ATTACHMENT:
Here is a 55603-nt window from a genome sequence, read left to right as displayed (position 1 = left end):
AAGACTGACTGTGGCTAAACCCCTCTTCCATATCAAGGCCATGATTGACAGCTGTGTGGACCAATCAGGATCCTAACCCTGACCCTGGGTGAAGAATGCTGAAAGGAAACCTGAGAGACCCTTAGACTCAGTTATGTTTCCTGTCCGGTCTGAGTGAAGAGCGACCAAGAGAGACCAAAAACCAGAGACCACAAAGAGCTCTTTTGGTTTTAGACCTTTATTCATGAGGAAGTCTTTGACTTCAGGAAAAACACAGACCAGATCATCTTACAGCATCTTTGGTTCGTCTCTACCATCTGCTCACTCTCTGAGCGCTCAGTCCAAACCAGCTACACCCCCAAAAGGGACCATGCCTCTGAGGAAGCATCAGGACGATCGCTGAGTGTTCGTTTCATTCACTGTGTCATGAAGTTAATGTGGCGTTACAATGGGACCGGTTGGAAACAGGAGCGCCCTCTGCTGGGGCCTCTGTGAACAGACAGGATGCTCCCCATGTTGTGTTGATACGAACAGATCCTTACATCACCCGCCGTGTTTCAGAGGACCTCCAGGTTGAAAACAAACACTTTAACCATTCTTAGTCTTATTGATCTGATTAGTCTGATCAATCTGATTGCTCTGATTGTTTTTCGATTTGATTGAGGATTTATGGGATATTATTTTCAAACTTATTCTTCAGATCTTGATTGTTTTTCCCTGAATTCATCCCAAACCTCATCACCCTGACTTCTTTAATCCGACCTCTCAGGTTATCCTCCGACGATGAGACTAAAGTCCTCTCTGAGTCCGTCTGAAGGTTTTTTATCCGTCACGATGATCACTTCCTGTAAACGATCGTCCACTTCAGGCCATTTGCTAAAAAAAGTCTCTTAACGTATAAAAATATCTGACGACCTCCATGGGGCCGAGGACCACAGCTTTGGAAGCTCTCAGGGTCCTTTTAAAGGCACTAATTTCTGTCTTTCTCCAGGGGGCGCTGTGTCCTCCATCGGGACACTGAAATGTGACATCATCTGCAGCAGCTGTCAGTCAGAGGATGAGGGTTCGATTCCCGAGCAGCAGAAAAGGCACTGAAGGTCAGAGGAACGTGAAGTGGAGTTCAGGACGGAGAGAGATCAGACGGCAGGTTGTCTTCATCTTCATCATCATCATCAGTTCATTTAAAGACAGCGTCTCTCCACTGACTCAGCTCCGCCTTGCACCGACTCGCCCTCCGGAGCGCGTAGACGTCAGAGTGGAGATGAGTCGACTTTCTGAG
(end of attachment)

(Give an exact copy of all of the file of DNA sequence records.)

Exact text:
Here is a 55603-nt window from a genome sequence, read left to right as displayed (position 1 = left end):
AAGACTGACTGTGGCTAAACCCCTCTTCCATATCAAGGCCATGATTGACAGCTGTGTGGACCAATCAGGATCCTAACCCTGACCCTGGGTGAAGAATGCTGAAAGGAAACCTGAGAGACCCTTAGACTCAGTTATGTTTCCTGTCCGGTCTGAGTGAAGAGCGACCAAGAGAGACCAAAAACCAGAGACCACAAAGAGCTCTTTTGGTTTTAGACCTTTATTCATGAGGAAGTCTTTGACTTCAGGAAAAACACAGACCAGATCATCTTACAGCATCTTTGGTTCGTCTCTACCATCTGCTCACTCTCTGAGCGCTCAGTCCAAACCAGCTACACCCCCAAAAGGGACCATGCCTCTGAGGAAGCATCAGGACGATCGCTGAGTGTTCGTTTCATTCACTGTGTCATGAAGTTAATGTGGCGTTACAATGGGACCGGTTGGAAACAGGAGCGCCCTCTGCTGGGGCCTCTGTGAACAGACAGGATGCTCCCCATGTTGTGTTGATACGAACAGATCCTTACATCACCCGCCGTGTTTCAGAGGACCTCCAGGTTGAAAACAAACACTTTAACCATTCTTAGTCTTATTGATCTGATTAGTCTGATCAATCTGATTGCTCTGATTGTTTTTCGATTTGATTGAGGATTTATGGGATATTATTTTCAAACTTATTCTTCAGATCTTGATTGTTTTTCCCTGAATTCATCCCAAACCTCATCACCCTGACTTCTTTAATCCGACCTCTCAGGTTATCCTCCGACGATGAGACTAAAGTCCTCTCTGAGTCCGTCTGAAGGTTTTTTATCCGTCACGATGATCACTTCCTGTAAACGATCGTCCACTTCAGGCCATTTGCTAAAAAAAGTCTCTTAACGTATAAAAATATCTGACGACCTCCATGGGGCCGAGGACCACAGCTTTGGAAGCTCTCAGGGTCCTTTTAAAGGCACTAATTTCTGTCTTTCTCCAGGGGGCGCTGTGTCCTCCATCGGGACACTGAAATGTGACATCATCTGCAGCAGCTGTCAGTCAGAGGATGAGGGTTCGATTCCCGAGCAGCAGAAAAGGCACTGAAGGTCAGAGGAACGTGAAGTGGAGTTCAGGACGGAGAGAGATCAGACGGCAGGTTGTCTTCATCTTCATCATCATCATCAGTTCATTTAAAGACAGCGTCTCTCCACTGACTCAGCTCCGCCTTGCACCGACTCGCCCTCCGGAGCGCGTAGACGTCAGAGTGGAGATGAGTCGACTTTCTGAG